The Semantic Foundations of Logic Volume 1: Propositional Logics

  • Authors
  • Richard L. Epstein

Part of the Nijhoff International Philosophy Series book series (NIPS, volume 35)

Table of contents

  1. Front Matter
    Pages i-xxii
  2. Richard L. Epstein
    Pages 1-9
  3. Richard L. Epstein
    Pages 11-60
  4. Richard L. Epstein
    Pages 115-143
  5. Richard L. Epstein
    Pages 195-228
  6. Richard L. Epstein
    Pages 263-287
  7. Richard L. Epstein
    Pages 289-314
  8. Richard L. Epstein
    Pages 315-321
  9. Richard L. Epstein
    Pages 323-349
  10. Back Matter
    Pages 351-388

About this book


This book grew out of my confusion. If logic is objective how can there be so many logics? Is there one right logic, or many right ones? Is there some underlying unity that connects them? What is the significance of the mathematical theorems about logic which I've learned if they have no connection to our everyday reasoning? The answers I propose revolve around the perception that what one pays attention to in reasoning determines which logic is appropriate. The act of abstracting from our reasoning in our usual language is the stepping stone from reasoned argument to logic. We cannot take this step alone, for we reason together: logic is reasoning which has some objective value. For you to understand my answers, or perhaps better, conjectures, I have retraced my steps: from the concrete to the abstract, from examples, to general theory, to further confirming examples, to reflections on the significance of the work.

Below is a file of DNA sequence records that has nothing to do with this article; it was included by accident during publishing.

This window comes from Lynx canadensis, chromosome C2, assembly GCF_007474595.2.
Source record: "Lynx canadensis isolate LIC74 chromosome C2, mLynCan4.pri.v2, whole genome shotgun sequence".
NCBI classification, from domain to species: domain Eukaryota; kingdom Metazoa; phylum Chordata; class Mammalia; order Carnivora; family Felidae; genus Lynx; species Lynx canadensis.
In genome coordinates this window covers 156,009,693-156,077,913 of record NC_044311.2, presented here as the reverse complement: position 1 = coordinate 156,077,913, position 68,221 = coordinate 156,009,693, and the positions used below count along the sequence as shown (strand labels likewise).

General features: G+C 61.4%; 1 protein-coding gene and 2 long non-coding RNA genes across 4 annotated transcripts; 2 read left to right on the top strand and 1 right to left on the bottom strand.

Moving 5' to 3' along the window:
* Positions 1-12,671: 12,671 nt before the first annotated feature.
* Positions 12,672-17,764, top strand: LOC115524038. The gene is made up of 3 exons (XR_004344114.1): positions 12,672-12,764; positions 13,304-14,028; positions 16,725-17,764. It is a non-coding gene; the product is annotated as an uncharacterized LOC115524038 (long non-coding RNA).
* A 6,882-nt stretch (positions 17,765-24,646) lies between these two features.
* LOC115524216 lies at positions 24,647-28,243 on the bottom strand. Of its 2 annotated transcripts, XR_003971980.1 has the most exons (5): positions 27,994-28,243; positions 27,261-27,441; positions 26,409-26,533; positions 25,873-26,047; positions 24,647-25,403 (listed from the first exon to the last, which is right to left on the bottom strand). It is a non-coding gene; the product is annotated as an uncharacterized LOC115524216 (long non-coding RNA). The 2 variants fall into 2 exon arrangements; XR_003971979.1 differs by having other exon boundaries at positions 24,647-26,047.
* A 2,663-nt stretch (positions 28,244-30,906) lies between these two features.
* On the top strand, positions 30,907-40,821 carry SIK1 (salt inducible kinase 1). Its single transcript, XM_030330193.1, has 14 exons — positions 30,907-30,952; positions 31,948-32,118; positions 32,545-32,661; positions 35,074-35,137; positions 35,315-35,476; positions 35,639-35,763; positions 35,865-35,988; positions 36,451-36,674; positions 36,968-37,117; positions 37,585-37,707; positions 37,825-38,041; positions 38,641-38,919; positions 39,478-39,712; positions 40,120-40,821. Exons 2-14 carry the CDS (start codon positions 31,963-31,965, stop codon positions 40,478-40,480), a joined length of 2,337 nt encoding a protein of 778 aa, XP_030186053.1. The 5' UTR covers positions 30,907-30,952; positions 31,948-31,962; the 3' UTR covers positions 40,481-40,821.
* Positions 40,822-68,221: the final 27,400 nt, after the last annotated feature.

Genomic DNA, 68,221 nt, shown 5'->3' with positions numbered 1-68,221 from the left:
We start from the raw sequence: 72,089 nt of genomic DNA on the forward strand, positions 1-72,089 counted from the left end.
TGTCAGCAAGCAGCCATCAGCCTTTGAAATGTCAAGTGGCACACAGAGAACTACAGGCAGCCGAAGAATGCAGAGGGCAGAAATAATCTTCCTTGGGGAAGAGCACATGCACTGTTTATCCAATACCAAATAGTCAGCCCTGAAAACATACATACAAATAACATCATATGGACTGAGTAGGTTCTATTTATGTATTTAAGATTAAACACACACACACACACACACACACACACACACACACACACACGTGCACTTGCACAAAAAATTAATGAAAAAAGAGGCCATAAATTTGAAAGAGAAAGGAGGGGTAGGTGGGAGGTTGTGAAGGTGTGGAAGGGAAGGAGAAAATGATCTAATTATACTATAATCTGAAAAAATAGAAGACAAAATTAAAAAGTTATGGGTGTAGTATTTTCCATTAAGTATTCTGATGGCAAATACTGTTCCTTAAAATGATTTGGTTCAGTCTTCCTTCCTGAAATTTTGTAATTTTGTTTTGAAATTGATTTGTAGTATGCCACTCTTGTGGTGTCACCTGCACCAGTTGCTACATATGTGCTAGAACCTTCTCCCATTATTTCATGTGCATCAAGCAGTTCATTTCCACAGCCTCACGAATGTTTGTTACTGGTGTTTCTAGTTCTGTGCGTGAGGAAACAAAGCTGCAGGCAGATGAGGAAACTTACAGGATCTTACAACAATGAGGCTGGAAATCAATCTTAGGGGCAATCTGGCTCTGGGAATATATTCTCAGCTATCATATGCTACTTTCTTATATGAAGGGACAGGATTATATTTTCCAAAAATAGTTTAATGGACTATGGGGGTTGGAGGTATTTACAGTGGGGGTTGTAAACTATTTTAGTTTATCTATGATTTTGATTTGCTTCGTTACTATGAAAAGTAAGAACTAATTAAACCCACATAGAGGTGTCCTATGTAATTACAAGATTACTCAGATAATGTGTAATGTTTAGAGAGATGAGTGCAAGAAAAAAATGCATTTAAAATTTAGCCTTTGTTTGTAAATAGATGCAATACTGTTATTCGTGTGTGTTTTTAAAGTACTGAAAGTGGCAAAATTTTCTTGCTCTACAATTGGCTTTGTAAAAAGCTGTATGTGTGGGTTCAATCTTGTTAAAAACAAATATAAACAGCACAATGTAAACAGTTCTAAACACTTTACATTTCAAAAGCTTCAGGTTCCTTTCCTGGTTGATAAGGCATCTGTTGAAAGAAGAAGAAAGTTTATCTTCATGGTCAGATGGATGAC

Bibliographic information

  • DOI
  • Copyright Information Springer Science+Business Media B.V. 1990
  • Publisher Name Springer, Dordrecht
  • eBook Packages Springer Book Archive
  • Print ISBN 978-94-010-6722-5
  • Online ISBN 978-94-009-0525-2
  • Series Print ISSN 0924-4530
  • Buy this book on publisher's site